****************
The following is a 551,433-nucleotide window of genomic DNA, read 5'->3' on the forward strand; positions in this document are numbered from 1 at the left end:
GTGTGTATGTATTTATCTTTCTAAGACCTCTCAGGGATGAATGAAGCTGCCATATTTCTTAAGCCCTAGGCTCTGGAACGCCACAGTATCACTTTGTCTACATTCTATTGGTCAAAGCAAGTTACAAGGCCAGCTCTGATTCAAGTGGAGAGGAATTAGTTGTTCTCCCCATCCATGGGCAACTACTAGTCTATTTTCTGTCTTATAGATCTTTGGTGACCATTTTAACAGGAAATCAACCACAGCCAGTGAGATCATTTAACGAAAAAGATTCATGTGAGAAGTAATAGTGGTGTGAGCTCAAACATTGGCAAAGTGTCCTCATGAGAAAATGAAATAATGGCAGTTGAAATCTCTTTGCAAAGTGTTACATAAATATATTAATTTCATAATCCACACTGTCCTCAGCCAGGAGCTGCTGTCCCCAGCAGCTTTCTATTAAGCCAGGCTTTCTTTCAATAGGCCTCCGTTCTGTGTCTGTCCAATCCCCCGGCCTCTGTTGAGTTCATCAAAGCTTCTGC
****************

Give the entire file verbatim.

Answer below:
The following is a 551,433-nucleotide window of genomic DNA, read 5'->3' on the forward strand; positions in this document are numbered from 1 at the left end:
GTGTGTATGTATTTATCTTTCTAAGACCTCTCAGGGATGAATGAAGCTGCCATATTTCTTAAGCCCTAGGCTCTGGAACGCCACAGTATCACTTTGTCTACATTCTATTGGTCAAAGCAAGTTACAAGGCCAGCTCTGATTCAAGTGGAGAGGAATTAGTTGTTCTCCCCATCCATGGGCAACTACTAGTCTATTTTCTGTCTTATAGATCTTTGGTGACCATTTTAACAGGAAATCAACCACAGCCAGTGAGATCATTTAACGAAAAAGATTCATGTGAGAAGTAATAGTGGTGTGAGCTCAAACATTGGCAAAGTGTCCTCATGAGAAAATGAAATAATGGCAGTTGAAATCTCTTTGCAAAGTGTTACATAAATATATTAATTTCATAATCCACACTGTCCTCAGCCAGGAGCTGCTGTCCCCAGCAGCTTTCTATTAAGCCAGGCTTTCTTTCAATAGGCCTCCGTTCTGTGTCTGTCCAATCCCCCGGCCTCTGTTGAGTTCATCAAAGCTTCTGC